Silicon Supplementation Improves the Bone Mineral Density of Calcium-Deficient Ovariectomized Rats by Reducing Bone Resorption

  • Mi-Hyun Kim
  • Yun-Jung Bae
  • Mi-Kyeong Choi
  • Yoon-Sok Chung
Article

DOI: 10.1007/s12011-008-8273-x

Cite this article as:
Kim, MH., Bae, YJ., Choi, MK. et al. Biol Trace Elem Res (2009) 128: 239. doi:10.1007/s12011-008-8273-x

Abstract

The purpose of this study was to investigate the effect of silicon (Si) supplementation on bone mineral density (BMD) and bone metabolism parameters relative to calcium (Ca) intake levels in ovariectomized rats. A total of 72 female Wistar rats (6 weeks) were ovariectomized (OVX) and divided into six groups, and Si (500 mg of Si per kilogram of feed) was or was not administered with diets containing various levels of Ca (0.1%, 0.5%, and 1.5%) for 10 weeks. The groups were as follows: (1) Ca-deficient group (0.1% Ca), (2) Ca-deficient with Si supplementation group, (3) adequate Ca group (0.5% Ca), (4) adequate Ca with Si supplementation group, (5) high Ca group (1.5% Ca), and (6) high Ca with Si supplementation group. Si supplementation significantly increased the BMD of the femur and tibia in Ca-deficient OVX rats, while no change was observed with Si supplementation in the BMD of the spine, femur, and tibia in the adequate and high Ca groups. Serum alkaline phosphatase and osteocalcin levels were not affected by Si supplementation or Ca intake levels. C-telopeptide type I collagen levels were significantly decreased as a result of Si supplementation in Ca-deficient OVX rats. In summary, Si supplementation produced positive effects on bone mineral density in Ca-deficient OVX rats by reducing bone resorption. Therefore, Si supplementation may also prove to be helpful in preventing osteoporosis in postmenopausal women whose calcium intake is insufficient.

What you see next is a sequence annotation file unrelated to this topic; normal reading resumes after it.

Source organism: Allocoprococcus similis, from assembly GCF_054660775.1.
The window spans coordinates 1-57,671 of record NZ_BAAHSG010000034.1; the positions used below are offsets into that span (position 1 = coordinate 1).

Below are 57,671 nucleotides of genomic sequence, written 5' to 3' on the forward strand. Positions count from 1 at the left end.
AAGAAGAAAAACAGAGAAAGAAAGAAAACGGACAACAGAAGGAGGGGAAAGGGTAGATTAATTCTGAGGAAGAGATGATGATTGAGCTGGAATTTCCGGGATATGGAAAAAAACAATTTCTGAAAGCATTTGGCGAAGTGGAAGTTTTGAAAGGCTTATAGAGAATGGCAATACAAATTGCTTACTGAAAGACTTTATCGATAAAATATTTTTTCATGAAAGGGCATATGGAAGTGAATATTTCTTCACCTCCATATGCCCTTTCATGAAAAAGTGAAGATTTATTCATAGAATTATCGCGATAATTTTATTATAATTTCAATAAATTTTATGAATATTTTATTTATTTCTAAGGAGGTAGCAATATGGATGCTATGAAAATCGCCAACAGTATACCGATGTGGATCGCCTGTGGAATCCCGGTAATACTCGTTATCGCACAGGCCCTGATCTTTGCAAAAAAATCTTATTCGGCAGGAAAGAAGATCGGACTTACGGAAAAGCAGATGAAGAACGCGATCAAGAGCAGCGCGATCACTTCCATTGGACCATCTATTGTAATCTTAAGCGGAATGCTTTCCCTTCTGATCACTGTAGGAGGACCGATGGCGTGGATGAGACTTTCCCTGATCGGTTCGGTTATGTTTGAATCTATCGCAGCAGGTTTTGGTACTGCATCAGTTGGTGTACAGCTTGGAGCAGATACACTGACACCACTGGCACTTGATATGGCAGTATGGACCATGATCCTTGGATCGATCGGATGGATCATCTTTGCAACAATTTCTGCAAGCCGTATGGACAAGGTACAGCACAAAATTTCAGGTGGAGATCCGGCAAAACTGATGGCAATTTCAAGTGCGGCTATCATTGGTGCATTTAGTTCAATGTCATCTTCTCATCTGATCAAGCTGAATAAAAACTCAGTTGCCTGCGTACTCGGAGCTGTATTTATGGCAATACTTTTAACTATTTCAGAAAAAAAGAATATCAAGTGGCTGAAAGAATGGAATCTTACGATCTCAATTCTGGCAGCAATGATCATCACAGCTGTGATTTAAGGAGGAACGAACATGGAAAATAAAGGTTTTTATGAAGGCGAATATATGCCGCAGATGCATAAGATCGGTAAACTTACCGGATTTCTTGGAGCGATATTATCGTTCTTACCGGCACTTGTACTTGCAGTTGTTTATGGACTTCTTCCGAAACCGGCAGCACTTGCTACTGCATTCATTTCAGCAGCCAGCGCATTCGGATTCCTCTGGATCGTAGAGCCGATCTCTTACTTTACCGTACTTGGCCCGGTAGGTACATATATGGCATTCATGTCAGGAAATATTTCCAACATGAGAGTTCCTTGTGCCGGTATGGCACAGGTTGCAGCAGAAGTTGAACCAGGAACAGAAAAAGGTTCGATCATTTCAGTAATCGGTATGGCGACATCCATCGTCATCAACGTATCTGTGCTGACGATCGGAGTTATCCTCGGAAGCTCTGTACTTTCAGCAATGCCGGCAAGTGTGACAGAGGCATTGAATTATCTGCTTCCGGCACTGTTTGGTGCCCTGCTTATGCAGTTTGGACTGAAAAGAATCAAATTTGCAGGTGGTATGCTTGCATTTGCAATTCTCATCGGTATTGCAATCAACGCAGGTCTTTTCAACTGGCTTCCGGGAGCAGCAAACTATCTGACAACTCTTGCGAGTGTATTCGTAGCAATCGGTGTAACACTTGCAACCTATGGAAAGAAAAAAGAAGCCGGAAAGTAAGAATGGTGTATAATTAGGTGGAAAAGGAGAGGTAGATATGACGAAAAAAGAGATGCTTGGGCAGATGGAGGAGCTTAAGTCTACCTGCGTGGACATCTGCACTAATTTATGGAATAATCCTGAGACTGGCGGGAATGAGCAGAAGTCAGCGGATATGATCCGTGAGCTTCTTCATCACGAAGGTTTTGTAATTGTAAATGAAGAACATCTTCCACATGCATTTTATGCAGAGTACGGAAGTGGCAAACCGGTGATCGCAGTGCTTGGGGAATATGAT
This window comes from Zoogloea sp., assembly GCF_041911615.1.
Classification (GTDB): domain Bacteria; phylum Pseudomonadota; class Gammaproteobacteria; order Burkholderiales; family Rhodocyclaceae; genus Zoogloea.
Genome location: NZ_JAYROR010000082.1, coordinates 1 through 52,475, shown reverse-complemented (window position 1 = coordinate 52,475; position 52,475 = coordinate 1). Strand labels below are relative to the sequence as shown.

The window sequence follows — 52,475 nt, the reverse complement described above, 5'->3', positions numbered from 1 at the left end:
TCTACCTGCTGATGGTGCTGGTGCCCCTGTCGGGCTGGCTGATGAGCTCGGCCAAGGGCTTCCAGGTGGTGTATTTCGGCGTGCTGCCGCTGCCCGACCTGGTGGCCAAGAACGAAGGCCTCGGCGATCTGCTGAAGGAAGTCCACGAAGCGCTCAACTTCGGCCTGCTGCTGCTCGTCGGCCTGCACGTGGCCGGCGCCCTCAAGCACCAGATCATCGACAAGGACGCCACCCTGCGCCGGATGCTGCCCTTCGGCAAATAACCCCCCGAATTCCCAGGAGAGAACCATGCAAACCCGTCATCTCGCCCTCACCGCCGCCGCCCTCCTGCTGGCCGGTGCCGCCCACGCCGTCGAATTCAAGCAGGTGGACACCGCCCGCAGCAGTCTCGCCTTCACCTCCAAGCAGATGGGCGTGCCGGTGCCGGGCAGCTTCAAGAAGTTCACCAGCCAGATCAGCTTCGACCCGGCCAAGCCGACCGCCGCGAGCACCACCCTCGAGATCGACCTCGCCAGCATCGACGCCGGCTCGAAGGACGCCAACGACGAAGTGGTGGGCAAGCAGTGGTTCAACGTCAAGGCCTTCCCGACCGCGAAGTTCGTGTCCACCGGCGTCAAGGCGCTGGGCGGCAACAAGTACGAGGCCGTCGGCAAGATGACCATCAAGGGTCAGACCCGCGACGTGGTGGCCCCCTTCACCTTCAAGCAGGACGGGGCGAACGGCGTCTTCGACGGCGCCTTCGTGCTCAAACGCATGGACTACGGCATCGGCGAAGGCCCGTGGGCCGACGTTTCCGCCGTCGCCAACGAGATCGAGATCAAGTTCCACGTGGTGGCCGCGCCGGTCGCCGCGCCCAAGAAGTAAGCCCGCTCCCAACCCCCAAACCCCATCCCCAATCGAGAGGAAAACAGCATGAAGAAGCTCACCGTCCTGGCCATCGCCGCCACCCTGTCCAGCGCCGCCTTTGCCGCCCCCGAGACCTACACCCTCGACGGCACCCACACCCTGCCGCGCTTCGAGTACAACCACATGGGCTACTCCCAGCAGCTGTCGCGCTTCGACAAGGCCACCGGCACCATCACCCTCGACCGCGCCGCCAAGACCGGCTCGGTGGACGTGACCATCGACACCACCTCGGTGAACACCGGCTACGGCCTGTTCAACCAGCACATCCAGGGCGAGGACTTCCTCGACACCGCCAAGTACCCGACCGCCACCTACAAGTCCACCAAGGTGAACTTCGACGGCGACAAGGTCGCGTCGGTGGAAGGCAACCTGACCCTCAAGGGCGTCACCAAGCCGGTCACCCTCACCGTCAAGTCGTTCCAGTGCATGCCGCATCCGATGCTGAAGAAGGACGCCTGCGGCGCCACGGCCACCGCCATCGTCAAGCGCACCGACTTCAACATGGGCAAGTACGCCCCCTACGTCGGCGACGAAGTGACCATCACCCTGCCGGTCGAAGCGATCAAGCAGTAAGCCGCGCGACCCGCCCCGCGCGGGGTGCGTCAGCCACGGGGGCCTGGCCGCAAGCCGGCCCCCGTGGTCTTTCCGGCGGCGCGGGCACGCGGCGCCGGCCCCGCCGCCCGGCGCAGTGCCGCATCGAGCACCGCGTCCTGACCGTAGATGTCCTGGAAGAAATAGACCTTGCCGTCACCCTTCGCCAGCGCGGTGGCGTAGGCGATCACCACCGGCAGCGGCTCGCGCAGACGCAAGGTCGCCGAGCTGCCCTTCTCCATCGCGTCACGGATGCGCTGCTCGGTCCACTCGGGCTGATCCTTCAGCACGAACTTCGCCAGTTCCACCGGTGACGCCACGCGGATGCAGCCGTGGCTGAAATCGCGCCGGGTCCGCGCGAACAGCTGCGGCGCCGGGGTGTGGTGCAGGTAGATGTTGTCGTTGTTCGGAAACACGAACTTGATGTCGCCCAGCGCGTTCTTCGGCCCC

Keywords

Silicon supplementation Ca deficient Bone mineral density Osteocalcin CTX Urinary calcium Ovariectomy (rat) 

Copyright information

© Humana Press Inc. 2008

Authors and Affiliations

  • Mi-Hyun Kim
    • 1
  • Yun-Jung Bae
    • 2
  • Mi-Kyeong Choi
    • 3
  • Yoon-Sok Chung
    • 4
  1. 1.Department of Food and NutritionKangwon National UniversitySamcheok-siSouth Korea
  2. 2.Department of Food and NutritionSookmyung Women’s UniversitySeoulSouth Korea
  3. 3.Department of Human Nutrition and Food ScienceChungwoon UniversityChungnamSouth Korea
  4. 4.Department of Endocrinology and MetabolismAjou University School of MedicineSuwonSouth Korea

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